Pubdate: Sat, 3 Oct 2009
Source: Wall Street Journal (US)
Copyright: 2009 Dow Jones & Company, Inc.
Author: Stu Woo
Cited: California NORML
Cited: Marijuana Policy Project
Bookmark: (Marijuana - California)


SAN FRANCISCO -- A majority of Californians in recent polls say the 
state should legalize marijuana. What pot proponents can't agree on 
is how soon voters will really be ready to approve legalization.

A schism has emerged among California's pot-legalization advocates. 
On one side are those pushing to get a proposition to voters quickly, 
including activists such as Richard Lee, who last month began 
collecting signatures to put a pot-legalization measure on the 
state's November 2010 ballot.

On the other side is a go-slow camp calling for a 2012 vote, 
including activists like Dale Gieringer, director of the California 
chapter of the National Organization to Reform Marijuana Laws, or 
Norml. "I do think it will take a few more years for us to develop a 
proposal that voters will be comfortable with," said Mr. Gieringer.

In recent elections, Californians have been less liberal than their 
free-thinking image would suggest. That has led to sharp rifts over 
strategy among proponents of a number of liberal causes in the state. 
The pot schism mirrors a split in another cause -- the effort to 
overturn Proposition 8, which in 2008 banned same-sex marriage -- 
where advocates likewise disagree over whether to put a measure on 
the ballot next year or to wait until 2012.

It is clear to both the 2010 and 2012 supporters that pot 
legalization faces significant hurdles in California. While pot is 
already widely available under the state's medical-marijuana laws, 
and an April Field Poll found that 56% of Californians would support 
legalizing and taxing marijuana sales to help with the state's budget 
crisis, there is a significant anti-legalization lobby that is 
gearing up to fight any pot proposition.

"I don't think it matters if it's in 2010 or 2012," said John Lovell, 
a lobbyist for California police groups, "once the public understands 
what we're talking about."

Mr. Lovell said a case in point was the 2008 defeat of Proposition 5, 
which would have reduced the criminal consequences of drug 
possession. Internal polling by a campaign to defeat the measure 
initially showed it passing with 68% approval, said Mr. Lovell, who 
was chairman of the campaign. But voters changed course and defeated 
it with 60% disapproval. Law-enforcement groups who campaigned 
against that proposition are ready to battle any new marijuana 
initiative, he said.

The 2010 ballot proponents say there is no time like the present, 
because California's economic mess gives pot legalization an urgent 
fiscal appeal. Taxing pot could help reverse cuts in spending to 
education, health care and other services enacted this year, said Mr.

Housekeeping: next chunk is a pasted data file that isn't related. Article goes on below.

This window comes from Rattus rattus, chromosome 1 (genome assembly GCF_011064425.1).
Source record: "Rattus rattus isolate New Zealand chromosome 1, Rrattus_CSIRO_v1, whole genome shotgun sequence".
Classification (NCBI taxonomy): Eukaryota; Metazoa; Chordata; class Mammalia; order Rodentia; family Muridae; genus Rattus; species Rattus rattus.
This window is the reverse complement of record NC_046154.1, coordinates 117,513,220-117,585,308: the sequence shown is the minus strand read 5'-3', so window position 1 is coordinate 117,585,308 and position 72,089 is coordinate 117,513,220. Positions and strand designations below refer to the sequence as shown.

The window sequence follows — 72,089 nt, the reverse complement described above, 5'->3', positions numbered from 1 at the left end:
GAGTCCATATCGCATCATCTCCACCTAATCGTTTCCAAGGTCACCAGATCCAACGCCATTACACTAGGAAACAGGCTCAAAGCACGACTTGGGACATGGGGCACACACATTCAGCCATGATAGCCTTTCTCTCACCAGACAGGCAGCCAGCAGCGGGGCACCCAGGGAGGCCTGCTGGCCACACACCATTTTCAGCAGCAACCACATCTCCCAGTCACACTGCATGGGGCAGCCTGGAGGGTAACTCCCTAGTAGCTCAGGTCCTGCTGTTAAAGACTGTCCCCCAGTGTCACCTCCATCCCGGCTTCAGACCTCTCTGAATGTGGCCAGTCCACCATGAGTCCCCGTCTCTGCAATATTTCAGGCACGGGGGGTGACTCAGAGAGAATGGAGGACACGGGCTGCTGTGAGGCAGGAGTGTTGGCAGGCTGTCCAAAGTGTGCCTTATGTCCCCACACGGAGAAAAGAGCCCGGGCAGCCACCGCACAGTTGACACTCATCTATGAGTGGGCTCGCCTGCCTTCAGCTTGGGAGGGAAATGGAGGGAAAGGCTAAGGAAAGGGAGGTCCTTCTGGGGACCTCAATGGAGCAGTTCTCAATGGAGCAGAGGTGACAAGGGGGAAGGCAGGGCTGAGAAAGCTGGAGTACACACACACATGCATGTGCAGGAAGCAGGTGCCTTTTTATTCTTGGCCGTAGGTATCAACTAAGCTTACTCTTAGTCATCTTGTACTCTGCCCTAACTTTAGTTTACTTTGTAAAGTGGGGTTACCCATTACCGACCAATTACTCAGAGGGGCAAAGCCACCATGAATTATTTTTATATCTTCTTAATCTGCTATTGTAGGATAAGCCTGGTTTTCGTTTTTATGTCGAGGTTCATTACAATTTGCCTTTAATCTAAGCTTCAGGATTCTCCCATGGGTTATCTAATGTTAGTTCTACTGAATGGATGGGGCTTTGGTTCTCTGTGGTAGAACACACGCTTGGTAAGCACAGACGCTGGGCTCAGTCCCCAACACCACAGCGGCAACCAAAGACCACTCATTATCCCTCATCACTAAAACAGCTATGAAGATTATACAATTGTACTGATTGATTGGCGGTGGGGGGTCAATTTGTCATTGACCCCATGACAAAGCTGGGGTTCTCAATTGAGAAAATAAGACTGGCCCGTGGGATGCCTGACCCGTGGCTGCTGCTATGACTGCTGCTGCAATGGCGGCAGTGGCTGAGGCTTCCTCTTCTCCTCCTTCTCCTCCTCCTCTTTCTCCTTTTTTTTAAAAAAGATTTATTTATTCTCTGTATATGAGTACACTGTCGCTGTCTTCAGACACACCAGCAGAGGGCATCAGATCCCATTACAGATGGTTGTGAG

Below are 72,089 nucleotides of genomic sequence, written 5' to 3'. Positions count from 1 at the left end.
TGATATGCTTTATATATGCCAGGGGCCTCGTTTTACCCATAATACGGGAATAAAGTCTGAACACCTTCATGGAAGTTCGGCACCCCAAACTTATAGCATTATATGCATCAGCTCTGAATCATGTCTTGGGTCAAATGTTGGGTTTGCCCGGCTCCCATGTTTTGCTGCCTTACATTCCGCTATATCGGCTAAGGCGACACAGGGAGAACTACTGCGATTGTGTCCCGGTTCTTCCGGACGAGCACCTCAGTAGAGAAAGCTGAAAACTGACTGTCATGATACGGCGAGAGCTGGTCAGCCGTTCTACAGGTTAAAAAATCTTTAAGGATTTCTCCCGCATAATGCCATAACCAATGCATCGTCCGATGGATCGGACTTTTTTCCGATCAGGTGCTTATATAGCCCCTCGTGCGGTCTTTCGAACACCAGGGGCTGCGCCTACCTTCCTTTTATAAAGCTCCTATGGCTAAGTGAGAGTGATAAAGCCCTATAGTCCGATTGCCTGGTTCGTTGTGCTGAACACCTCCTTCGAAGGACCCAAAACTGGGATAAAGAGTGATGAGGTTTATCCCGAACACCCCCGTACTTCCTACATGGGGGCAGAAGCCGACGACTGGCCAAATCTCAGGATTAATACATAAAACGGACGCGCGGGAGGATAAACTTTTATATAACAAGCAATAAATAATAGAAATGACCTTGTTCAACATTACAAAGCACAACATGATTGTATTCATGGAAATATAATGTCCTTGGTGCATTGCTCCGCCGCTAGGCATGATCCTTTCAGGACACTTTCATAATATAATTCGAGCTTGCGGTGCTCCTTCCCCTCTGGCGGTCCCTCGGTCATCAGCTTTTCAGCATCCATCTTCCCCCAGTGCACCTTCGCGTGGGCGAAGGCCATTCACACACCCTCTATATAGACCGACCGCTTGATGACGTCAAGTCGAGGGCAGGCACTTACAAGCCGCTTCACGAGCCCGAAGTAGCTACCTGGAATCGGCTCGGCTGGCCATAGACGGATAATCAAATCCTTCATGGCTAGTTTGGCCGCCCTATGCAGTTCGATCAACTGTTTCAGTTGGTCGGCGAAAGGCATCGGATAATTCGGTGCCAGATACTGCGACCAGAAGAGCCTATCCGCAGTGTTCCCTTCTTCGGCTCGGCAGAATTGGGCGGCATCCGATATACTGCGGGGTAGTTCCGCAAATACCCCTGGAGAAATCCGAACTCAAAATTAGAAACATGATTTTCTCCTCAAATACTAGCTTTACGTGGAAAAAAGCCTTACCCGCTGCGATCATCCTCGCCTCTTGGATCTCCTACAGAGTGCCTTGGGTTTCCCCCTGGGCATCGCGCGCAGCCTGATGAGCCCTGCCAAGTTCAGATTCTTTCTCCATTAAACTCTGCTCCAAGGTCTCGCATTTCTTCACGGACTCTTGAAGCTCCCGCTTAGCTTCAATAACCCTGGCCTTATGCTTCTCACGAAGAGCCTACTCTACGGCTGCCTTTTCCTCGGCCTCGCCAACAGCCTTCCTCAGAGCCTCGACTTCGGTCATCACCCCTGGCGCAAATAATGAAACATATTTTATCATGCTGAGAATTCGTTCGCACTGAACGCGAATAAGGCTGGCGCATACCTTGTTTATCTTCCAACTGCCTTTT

Lee, who along with fellow activist Jeff Jones is gathering 
signatures for a 2010 measure. "We're the answer for all of the 
things on the news," Mr. Lee said.

Mr. Lee is the founder of Oaksterdam University, an Oakland, Calif., 
school that trains students for jobs in the medical-marijuana field. 
California's marijuana industry, which was already growing, got a 
boost earlier this year when the Obama administration announced that 
it was backing off federal raids of dispensaries.

Mr. Lee's measure would allow local governments to legalize and tax 
marijuana sales. He said he was providing most of the $1 million he 
thinks is needed to gather the 434,000 signatures to put the 
proposition on the ballot. Mr. Lee said he took a private poll of 800 
likely voters, which found 54% for an initiative versus 42% against.

His effort got a boost in September when Don Perata, a former 
California Senate president and a leading candidate for Oakland's 
2010 mayoral race, endorsed the measure. "In this time of economic 
uncertainty, it's time we thought outside the box and brought in 
revenue we need to restore the California dream," Mr. Perata said last week.

A 2010 initiative would have a reasonable chance of passing, said 
Thad Kousser, a visiting professor at Stanford University's Bill Lane 
Center. Generally, ballot measures that start with 55% or lower 
support in polls lose to well-funded opposition campaigns, Mr. 
Kousser said. But marijuana proponents could tip the scale in their 
favor if they can tie the initiative to the state's budget woes. "Any 
social concerns that Californians have can be overridden by bringing 
in more money to the state," he said.

Go-slow advocates say Mr. Lee's camp doesn't understand the 
California electorate and the subtle strategies of exploiting 
election cycles. "The demographics are clearly much better in 2012, 
and victory would therefore be much easier," said Aaron Smith, 
California policy director of the Marijuana Policy Project, a 
national pot-advocacy group. "You have the younger, more progressive 
voters that get out in the presidential elections."

As progressive as California voters may be, they will still 
scrutinize any pot bill for holes, said Norml's Mr. Gieringer. For 
example, Mr. Lee's 2010 proposal doesn't address the questions of 
whether marijuana could be smoked in public or how it could be 
advertised. An initiative is worth pursuing only if it has a good 
chance of winning, he said, and Mr. Lee's measure "wasn't worth the 

Mr. Lee said that if his 2010 measure lost, he would support a 2012 
effort as well. 
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MAP posted-by: Richard Lake